Former Wisconsin Gov. Lee Dreyfus, known for his red vest, dies at 81
Madison, Wis. — (AP) - Former Gov. Lee Sherman Dreyfus, who signed the nation's first statewide gay rights law in 1982, has died. He was 81.
Dreyfus died Wednesday at his Waukesha home while watching television, son Lee S. Dreyfus Jr. said Thursday. He had suffered from heart and breathing problems, according to a family spokesman.
Dreyfus was a member of the University of Wisconsin-Madison faculty and chancellor at UW-Stevens Point before resigning to run for governor. He was elected in 1978, defeating acting Gov. Martin Schreiber in the general election.
The gay rights measure Dreyfus signed made it illegal to discriminate on the basis of sexual orientation in housing, employment and public accommodations. Activists gathered in Madison last year to mark the 25th anniversary of the law.
Dreyfus also was a vocal opponent of the state's ban on gay marriage and civil unions, which was approved by voters in 2006.
Dreyfus began wearing a trademark red vest when he was at Stevens Point because it was easy for students to recognize him, and he kept up the tradition during and beyond his time in office.
Serving through 1982, Dreyfus earned respect for his businesslike approach to politics.
"He wasn't interested in the political maneuvering," said Tom Loftus, who served as the Democratic majority leader in the Assembly during the Republican Dreyfus' term. "He would propose something, and whatever the Legislature came up with, he would work with that."
Dreyfus once said the Legislature controlled by the rival party "forces you to think in terms of compromise. You don't have an option. Your only power is to stop things with the veto."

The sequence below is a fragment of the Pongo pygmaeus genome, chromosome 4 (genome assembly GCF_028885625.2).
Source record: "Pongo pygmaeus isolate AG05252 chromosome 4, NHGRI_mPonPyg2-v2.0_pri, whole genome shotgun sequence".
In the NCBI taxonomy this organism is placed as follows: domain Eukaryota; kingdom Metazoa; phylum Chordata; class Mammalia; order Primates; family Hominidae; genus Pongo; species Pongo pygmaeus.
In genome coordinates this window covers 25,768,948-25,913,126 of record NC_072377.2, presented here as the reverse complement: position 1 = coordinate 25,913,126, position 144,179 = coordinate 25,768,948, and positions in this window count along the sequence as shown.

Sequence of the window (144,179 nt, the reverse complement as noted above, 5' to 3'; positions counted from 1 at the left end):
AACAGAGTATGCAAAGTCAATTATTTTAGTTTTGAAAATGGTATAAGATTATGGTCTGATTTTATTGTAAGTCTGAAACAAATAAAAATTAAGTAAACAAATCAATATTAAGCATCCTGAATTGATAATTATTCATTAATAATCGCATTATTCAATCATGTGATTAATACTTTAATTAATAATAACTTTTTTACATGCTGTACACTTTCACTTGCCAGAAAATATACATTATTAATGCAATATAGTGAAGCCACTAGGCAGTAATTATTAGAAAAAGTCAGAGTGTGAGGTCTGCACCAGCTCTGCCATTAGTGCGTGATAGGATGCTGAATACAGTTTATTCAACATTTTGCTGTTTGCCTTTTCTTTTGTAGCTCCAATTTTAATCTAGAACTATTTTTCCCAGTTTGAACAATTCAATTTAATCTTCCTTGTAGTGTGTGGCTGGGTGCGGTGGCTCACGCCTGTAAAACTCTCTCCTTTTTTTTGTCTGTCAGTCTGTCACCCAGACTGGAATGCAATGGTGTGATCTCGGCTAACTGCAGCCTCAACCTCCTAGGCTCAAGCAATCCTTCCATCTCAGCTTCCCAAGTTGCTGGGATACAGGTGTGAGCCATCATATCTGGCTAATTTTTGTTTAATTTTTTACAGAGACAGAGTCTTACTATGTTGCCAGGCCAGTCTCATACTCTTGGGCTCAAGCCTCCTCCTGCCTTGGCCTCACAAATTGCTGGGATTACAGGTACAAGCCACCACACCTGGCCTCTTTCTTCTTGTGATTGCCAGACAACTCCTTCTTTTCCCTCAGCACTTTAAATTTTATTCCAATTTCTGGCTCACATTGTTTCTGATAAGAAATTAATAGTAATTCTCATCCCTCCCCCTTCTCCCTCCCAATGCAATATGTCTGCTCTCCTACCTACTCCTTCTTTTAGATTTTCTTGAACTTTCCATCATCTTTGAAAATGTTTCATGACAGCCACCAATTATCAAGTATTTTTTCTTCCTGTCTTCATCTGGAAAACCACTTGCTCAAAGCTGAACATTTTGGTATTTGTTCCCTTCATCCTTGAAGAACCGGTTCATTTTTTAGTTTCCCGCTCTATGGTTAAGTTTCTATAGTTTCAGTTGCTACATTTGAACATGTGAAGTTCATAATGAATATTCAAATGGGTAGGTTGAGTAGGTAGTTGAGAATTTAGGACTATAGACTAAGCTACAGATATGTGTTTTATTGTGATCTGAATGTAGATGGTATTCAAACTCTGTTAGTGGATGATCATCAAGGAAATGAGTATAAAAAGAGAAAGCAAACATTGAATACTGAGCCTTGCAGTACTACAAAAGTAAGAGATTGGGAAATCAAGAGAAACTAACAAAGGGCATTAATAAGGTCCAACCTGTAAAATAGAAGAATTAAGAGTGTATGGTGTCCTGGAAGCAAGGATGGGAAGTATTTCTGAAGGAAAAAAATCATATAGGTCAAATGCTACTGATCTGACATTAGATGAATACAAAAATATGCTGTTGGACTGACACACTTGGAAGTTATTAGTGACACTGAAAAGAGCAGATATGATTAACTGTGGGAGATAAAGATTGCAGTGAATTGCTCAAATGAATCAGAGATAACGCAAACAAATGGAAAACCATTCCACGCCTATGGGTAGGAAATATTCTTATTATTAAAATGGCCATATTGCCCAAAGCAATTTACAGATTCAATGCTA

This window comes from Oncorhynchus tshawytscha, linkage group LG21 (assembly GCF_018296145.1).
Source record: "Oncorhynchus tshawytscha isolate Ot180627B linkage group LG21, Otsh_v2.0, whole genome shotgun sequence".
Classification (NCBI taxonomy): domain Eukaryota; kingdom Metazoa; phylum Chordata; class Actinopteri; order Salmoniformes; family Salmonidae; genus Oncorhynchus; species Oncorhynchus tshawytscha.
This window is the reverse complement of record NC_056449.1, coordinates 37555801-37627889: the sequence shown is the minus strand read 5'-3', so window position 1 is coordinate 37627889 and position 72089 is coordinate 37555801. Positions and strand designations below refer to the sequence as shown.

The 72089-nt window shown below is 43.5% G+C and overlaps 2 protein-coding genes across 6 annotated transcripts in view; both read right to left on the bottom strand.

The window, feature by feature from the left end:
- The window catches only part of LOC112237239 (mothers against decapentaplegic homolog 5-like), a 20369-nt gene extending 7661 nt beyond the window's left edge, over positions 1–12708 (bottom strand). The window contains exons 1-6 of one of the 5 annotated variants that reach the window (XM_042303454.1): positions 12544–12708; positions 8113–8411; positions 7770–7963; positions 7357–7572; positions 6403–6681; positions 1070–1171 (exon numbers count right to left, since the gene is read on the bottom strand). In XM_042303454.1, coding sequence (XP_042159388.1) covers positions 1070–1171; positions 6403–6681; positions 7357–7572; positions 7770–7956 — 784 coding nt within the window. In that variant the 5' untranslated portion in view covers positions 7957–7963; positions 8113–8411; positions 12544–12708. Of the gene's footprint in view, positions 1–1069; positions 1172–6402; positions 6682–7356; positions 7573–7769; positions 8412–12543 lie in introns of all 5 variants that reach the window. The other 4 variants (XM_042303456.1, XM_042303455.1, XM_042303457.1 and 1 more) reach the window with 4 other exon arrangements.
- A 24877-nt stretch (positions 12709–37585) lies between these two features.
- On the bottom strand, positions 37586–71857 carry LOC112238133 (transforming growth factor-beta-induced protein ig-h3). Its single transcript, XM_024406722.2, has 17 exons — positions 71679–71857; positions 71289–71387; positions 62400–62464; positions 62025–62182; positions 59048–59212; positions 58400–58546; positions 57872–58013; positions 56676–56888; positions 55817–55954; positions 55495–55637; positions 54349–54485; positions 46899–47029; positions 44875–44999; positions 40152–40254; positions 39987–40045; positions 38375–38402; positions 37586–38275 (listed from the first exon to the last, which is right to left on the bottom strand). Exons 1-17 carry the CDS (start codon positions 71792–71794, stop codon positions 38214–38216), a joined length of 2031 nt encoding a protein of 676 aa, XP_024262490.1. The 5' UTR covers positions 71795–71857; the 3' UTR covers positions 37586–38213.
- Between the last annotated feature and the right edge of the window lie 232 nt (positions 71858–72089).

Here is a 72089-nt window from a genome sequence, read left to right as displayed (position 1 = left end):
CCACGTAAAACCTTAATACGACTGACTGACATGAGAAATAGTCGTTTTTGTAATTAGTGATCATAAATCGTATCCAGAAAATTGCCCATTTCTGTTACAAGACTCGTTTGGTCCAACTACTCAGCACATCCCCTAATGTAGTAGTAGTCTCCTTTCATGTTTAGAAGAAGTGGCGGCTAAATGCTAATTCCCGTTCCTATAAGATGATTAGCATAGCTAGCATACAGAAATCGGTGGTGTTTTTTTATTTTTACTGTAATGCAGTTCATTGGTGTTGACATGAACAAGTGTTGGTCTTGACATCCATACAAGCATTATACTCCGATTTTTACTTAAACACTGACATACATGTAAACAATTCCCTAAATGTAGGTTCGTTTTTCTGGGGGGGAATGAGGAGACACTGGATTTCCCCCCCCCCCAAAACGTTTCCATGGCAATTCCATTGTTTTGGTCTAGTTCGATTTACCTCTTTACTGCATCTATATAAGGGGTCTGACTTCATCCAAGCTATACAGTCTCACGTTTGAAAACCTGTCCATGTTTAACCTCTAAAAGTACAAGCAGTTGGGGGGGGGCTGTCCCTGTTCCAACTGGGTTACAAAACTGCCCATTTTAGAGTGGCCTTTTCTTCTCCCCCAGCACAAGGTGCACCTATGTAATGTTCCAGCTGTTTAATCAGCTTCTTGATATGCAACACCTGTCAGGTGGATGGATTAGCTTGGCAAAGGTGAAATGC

Democratic Gov. Jim Doyle said he benefited from Dreyfus' advice over the years and that the former governor showed that politics do not have to be harsh or overly partisan.
The state's 40th governor may be remembered for his tax cuts, which he instituted in response to a more than $3 billion budget surplus, said Ken Lindner, a former UW-LaCrosse chancellor who was Dreyfus' Department of Administration secretary.
The cuts included a state tax moratorium for two months in 1979. But he was criticized for the move after a recession hit in the early 1980s. The administration had to cut the next budget by 4.4 percent.
Dreyfus was born in Milwaukee and earned his undergraduate, master's and doctoral degrees at UW-Madison. He served in the Navy during World War II.
In addition to his son, he is survived by his wife, Joyce, his daughter, Susan Fosdick, six grandchildren and four great-grandchildren.
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